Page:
Volume 40 - Article 35 | Pages 1015–1046

Family arrangements and children’s educational outcomes: Heterogeneous penalties in upper-secondary school

By Raffaele Guetto, Nazareno Panichella

Print this page  Facebook  Twitter

 

 
Date received:26 Jul 2018
Date published:18 Apr 2019
Word count:8927
Keywords:cohabitation, divorce, education, inequality, Italy, maternal age
DOI:10.4054/DemRes.2019.40.35
 

Abstract

Background: This paper studies whether new family patterns fostered inequality of educational opportunities in upper-secondary education in Italy.

Objective: To analyse the association between children’s educational outcomes and a wide range of family arrangements, including the time of exposure to marriage (never married, married before or after the birth). Empirical analyses also consider whether these demographic characteristics of the origin family more strongly affect children from more or less well-off families, and whether these effects change when different educational outcomes are considered.

Methods: Analyses are based on the Italian Labour Force Survey (2005–2014) and apply Linear Probability Models on a sample of 123,045 children aged 15 and 16.

Results: Children living in single-parent households or with two cohabiting biological parents have worse educational outcomes compared to children of two married biological parents. Children of highly educated parents are more penalized if access to the most prestigious academic track is considered, whereas the penalty is stronger among children of low-educated parents if the risk of not being enrolled in upper-secondary schools that give access to university is analysed. Finally, the analysis of the exposure to marriage suggests that social selectivity may drive the negative effects of cohabitation.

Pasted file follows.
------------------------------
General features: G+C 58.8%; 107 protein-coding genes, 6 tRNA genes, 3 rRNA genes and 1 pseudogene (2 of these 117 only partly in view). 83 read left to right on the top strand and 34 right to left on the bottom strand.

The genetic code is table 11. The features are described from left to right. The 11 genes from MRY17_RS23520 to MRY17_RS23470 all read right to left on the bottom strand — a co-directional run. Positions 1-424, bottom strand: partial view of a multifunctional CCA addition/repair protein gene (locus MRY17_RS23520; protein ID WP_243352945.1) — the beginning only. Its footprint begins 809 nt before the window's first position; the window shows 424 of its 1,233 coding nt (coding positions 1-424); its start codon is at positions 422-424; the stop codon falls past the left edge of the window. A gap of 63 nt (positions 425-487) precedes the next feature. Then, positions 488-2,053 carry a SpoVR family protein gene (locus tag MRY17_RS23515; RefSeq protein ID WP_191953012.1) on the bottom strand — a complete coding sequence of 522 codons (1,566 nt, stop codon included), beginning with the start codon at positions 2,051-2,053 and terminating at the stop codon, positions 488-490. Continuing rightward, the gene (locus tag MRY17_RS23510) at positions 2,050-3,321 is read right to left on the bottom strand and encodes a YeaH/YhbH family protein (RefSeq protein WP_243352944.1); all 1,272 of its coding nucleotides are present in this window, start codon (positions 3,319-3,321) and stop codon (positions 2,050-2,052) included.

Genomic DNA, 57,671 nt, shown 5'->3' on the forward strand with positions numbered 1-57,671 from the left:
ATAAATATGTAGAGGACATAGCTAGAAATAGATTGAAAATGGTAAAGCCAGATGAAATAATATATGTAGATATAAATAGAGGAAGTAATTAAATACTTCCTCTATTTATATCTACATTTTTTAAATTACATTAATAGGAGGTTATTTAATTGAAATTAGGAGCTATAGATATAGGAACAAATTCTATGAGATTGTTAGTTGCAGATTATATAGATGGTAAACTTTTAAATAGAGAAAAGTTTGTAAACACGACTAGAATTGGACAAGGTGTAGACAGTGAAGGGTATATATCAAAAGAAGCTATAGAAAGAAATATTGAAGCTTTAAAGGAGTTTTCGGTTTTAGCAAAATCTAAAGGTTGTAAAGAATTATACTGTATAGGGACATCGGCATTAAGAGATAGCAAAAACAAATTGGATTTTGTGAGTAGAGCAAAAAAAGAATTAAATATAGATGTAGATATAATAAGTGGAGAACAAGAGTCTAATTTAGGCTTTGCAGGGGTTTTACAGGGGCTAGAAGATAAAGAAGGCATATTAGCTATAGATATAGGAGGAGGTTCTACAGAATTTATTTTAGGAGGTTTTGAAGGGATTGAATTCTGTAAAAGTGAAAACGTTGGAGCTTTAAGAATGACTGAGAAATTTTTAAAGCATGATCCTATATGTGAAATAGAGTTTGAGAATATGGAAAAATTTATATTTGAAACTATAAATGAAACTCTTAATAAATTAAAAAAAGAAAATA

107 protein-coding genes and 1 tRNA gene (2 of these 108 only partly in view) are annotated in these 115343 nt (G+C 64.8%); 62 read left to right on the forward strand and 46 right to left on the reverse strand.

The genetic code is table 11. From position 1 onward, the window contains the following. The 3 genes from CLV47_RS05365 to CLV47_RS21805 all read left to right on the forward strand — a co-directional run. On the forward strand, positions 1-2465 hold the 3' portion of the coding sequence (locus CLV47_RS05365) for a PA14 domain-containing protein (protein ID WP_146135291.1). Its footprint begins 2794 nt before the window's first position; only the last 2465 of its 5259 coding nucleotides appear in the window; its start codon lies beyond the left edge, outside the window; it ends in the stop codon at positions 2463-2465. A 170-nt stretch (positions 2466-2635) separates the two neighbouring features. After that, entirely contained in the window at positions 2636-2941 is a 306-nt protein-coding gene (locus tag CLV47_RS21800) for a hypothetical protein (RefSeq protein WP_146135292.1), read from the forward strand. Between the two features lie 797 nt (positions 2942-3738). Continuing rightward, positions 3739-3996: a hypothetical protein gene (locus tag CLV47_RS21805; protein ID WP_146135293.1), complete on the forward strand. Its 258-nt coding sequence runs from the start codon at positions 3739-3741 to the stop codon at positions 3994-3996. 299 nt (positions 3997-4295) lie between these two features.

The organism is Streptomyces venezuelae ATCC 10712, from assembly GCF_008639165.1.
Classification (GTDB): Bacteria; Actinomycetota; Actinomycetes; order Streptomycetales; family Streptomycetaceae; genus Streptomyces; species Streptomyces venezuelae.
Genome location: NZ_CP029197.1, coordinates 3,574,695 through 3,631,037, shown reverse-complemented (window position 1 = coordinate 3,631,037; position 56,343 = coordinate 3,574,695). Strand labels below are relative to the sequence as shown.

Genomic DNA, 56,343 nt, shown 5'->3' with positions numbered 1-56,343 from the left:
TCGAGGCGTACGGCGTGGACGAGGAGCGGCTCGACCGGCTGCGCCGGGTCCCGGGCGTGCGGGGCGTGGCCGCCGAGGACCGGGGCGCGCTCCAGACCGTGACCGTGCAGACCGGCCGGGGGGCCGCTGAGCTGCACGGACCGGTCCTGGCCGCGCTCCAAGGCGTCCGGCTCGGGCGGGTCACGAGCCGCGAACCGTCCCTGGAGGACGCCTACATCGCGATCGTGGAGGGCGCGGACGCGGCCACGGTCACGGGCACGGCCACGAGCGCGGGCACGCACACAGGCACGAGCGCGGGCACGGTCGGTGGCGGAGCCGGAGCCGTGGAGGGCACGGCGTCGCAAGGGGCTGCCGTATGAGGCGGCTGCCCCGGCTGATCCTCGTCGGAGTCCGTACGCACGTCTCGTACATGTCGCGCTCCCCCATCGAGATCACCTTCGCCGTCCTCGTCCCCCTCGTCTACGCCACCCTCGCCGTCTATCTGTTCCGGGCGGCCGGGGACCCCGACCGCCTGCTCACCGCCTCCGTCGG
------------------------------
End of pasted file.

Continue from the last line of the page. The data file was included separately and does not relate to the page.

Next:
Contribution: Results provide limited support to the argument that new family patterns increase social inequalities. Living in ‘nonstandard’ family arrangements does worsen children’s educational outcomes, but substantial heterogeneity in their effects has been found, depending on the combination between social background and the educational outcome considered.

Author's Affiliation

Raffaele Guetto - Università degli Studi di Firenze, Italy [Email]
Nazareno Panichella - Università degli Studi di Milano (UNIMI), Italy [Email]

Other articles by the same author/authors in Demographic Research

» The impact of citizenship on intermarriage: Quasi-experimental evidence from two European Union Eastern enlargements
Volume 36 - Article 43

» The educational integration of second generation southern Italian migrants to the north
Volume 33 - Article 39

Most recent similar articles in Demographic Research

» Joint lifestyles and the risk of union dissolution: Differences between marriage and cohabitation
Volume 39 - Article 15    | Keywords: cohabitation, divorce

» The effect of the Great Recession on permanent childlessness in Italy
Volume 37 - Article 20    | Keywords: education, Italy

» The change in single mothers’ educational gradient over time in Spain
Volume 36 - Article 61    | Keywords: divorce, education

» Impact of conjugal separation on women’s income in Canada: Does the type of union matter?
Volume 35 - Article 50    | Keywords: cohabitation, divorce

» Cohabitation among secular Jews in Israel: How ethnicity, education, and employment characteristics are related to young adults' living arrangements
Volume 35 - Article 32    | Keywords: cohabitation, education